Thursday, 28 August 2014

Corfe Castle Field Trip

We had a big trip out today, to Corfe Castle. Grace has been working through a "Knights and Castles" sticker book, using each page as a "jumping off point" for other work; creative writing, maths and technology so far, but with other possibilities. This morning she did some sums based on the page she completed today, and then we went to Corfe as they have a month long Medieval Village camping in the grounds at the moment, so it was a fantastic opportunity to understand how knights actually lived.


We started off by having lunch at a cafe which was overlooked by the castle, and spent some time talking about the geographical landscape; thinking about the purpose of the dry moat (we still need to find out whether the moat once had water in it!) and the reasons why castles were often built on hills. We noticed the arrow slits in the remains of one of the towers, and discussed the bridge over the moat and whether or not it was a drawbridge (it wasn't).


Arrow Slit window in the tower
We then looked around the medieval village, and saw the blacksmith making some armour. This was very exciting for Grace, as an earlier page of her sticker book was based at the blacksmiths. She was able to name most of the tools and was very interested in the techniques. We also looked at the many foods available; I was quite shocked at the range of eastern spices which were apparently traded through Venice. I had no idea that medieval food was so diverse.




Grace asked whether there was a "Tilting Yard" at Corfe; a large open space used for holding tournaments. There isn't - apparently tilting yards were usually only found in Royal palaces, and Corfe, as a defensive castle , had no flat land large enough for a tilting yard. When we had exhausted the camp with our questions, we went to look around the castle ruin itself. We looked through an arrow slit window, and Grace was amazed at how much you could see through it from the inside, compared with how narrow it was from the outside. We climbed as high as we could in the castle, and got a clear understanding of how much of an advantage being inside a castle on the top of a hill was in terms of defense. We could see all around us for miles from the highest point!

Inside an arrow slit window
When we got home, Grace decided to read one of a reading plan series we were given a couple of days ago. I think they are going to prove popular, as they are short enough in one sitting and repetitive enough to really cement the words in Grace's head (she doesn't really manage phonics well, so we are focusing on whole-word recognition).  Meanwhile, I helped Jude do another page of her sticker book.



Tuesday, 26 August 2014

August Bank Holiday

On Saturday, we went to the wedding of one of Luke's oldest friends. It was everything a wedding should be; full of love, fun and happiness.





We had arranged to go Purbeck Folk Festival on Sunday, and were somewhat concerned about how the kids would cope with a long day out with lots of people and loud music, but actually, they were completely happy most of the day, and it was a wonderful day out. Grace bought a hat, and worked out for herself how much she needed to pay, how much she needed to borrow from us, and how much we would chip in (it was a major purchase!). We listened to some great music, a bit of slam poetry, and an amazing storyteller, and generally chilled out.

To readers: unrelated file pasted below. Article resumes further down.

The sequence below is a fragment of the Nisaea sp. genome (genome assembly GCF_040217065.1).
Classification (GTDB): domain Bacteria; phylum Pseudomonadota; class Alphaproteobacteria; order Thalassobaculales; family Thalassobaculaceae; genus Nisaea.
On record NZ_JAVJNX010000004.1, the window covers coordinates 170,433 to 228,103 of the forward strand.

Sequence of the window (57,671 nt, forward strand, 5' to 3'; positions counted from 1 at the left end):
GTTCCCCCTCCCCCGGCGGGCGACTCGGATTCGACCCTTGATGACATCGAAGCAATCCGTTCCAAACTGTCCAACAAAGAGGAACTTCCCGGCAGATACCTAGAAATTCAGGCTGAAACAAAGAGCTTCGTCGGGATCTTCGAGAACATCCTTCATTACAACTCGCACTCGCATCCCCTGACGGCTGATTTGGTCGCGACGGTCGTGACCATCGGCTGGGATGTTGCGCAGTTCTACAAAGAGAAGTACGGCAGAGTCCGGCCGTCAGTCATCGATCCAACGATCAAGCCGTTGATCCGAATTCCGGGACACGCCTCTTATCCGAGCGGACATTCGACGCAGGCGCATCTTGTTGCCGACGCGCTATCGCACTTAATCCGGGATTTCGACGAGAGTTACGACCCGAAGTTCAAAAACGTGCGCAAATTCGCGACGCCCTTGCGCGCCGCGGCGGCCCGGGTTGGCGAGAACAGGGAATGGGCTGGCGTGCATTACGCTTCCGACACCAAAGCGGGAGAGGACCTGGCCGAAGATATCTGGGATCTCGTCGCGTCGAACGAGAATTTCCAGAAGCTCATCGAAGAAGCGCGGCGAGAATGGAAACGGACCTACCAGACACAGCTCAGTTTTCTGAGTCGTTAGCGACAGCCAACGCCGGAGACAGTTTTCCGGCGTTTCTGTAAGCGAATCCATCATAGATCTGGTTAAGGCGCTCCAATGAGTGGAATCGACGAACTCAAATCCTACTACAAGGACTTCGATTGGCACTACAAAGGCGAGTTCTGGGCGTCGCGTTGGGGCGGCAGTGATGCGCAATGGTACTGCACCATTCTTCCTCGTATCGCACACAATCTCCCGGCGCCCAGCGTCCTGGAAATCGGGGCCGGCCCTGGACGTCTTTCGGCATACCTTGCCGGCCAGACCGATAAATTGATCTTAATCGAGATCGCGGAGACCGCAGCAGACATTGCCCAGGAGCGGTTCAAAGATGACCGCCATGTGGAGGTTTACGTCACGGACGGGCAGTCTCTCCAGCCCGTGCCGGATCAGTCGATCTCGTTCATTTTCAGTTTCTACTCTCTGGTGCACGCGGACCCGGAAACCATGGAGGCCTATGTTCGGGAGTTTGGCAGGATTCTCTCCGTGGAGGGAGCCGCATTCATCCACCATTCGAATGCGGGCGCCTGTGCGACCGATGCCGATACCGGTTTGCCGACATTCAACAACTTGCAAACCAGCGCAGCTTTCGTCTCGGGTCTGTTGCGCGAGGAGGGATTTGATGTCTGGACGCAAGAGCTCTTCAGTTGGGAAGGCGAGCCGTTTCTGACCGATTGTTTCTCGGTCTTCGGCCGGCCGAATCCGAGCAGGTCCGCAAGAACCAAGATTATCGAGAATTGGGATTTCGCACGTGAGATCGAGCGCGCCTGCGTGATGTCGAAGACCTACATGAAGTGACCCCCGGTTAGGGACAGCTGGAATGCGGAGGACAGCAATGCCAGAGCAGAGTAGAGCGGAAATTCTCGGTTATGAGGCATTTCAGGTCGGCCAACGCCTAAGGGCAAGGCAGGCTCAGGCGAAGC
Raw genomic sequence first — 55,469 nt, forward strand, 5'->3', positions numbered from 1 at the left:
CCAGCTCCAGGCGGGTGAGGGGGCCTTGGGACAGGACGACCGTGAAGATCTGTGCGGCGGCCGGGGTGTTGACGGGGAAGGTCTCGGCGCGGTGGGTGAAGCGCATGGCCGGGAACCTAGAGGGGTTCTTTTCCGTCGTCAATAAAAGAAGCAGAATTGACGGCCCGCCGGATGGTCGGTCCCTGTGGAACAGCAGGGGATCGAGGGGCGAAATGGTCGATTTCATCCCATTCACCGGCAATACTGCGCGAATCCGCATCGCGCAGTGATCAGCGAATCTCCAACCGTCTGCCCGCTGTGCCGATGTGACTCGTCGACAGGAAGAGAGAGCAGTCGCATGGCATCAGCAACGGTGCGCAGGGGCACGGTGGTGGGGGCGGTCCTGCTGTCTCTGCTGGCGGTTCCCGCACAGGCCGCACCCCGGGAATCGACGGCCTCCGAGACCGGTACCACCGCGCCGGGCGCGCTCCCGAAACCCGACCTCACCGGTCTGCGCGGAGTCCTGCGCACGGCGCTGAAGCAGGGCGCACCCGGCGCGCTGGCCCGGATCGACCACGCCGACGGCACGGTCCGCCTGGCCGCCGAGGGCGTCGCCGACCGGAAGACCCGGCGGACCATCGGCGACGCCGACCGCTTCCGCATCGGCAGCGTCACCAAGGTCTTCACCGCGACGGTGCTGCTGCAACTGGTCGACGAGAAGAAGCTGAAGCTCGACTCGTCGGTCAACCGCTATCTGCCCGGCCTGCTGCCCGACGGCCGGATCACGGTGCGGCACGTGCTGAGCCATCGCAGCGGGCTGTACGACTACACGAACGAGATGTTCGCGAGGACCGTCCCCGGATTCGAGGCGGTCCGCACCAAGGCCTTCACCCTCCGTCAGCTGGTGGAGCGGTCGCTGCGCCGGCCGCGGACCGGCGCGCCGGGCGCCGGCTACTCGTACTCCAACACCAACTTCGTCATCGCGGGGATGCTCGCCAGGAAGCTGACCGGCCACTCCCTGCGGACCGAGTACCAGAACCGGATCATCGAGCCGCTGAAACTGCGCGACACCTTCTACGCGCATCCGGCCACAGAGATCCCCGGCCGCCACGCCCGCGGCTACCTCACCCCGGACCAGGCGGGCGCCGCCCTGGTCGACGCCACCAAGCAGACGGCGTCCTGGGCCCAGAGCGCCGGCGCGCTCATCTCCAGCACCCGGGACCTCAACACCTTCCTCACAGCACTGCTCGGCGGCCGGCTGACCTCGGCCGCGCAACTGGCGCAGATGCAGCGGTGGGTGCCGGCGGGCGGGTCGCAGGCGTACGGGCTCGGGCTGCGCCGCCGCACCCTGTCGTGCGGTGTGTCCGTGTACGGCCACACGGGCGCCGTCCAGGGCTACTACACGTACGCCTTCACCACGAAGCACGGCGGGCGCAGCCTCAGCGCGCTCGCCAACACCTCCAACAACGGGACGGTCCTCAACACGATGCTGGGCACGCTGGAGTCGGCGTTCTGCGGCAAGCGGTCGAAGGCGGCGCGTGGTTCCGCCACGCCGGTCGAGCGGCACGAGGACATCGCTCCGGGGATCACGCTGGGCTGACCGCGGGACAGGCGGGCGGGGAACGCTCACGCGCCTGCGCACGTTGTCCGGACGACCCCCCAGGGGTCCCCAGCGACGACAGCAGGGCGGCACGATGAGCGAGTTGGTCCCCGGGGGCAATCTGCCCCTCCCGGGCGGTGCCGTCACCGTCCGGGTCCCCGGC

Chilling out with a band

Grace's new hat

Captivating storytelling
In the evening we sat around the fire and ate roasted Camembert and baked bananas.


Yesterday it rained heavily. We went to the Walford Mill family craft day, which is usually free and mostly outdoors, but obviously the rain had sent all the activities indoors. More disappointingly, There was a £1 charge on every single activity. The girls both chose to make a clay owl, but we couldn't afford to do more activities.



This morning we went to Hamworthy Library, which was absolutely packed by about 30 mins after opening. Jude did some puzzles, Grace read almost a whole Wibbly Pig book, and I read hundreds of books to them!


In the afternoon we collected Luke and did the last Living History Day at Scaplen's Court. We looked at the beautiful Victorian range, made date jam and afternoon tea, sampled scones and Victoria Sponge and did some rug making.




Thursday, 21 August 2014

Romans and Suffragettes!

This morning we had a very panicky moment, when Becky said that Isaac was vomiting up "green stuff", but it turned out to be his usual possetting, which is a little mucussy because he has a cold. It felt very scary though, to realise just how quickly all our plans can be thrown into turmoil if he does get sick. 

Luke headed off today to the Purbeck Folk Festival, in our lovely big car with a mattress in the back! This set up is in the hope that it will be better for his arthritic knee than a tent would be!

We are borrowing Becky's car for the next few days, and this morning we had lunch with some friends in Westbourne and then went to Rockbourne Roman Villa for their activity day as part of this year's festival of storytelling, Sting in the Tale. We had our teddies ready for dressing in togas, and were really looking forward to it, but ended up in a diversion which nearly took us to Warminster, and then following a tractor for 20 miles. As a result, we were about 45 minutes late for a two hour event, so we were cramming the activities into a very short space of time. Nevertheless, Jude loved dressing her teddy up in a toga and laurel wreath, Grace enjoyed the stuffed dates (made to a very similar recipe to this one) and trying to put together the pieces of broken pottery like an archeologist, and they both liked the storyteller under the tree.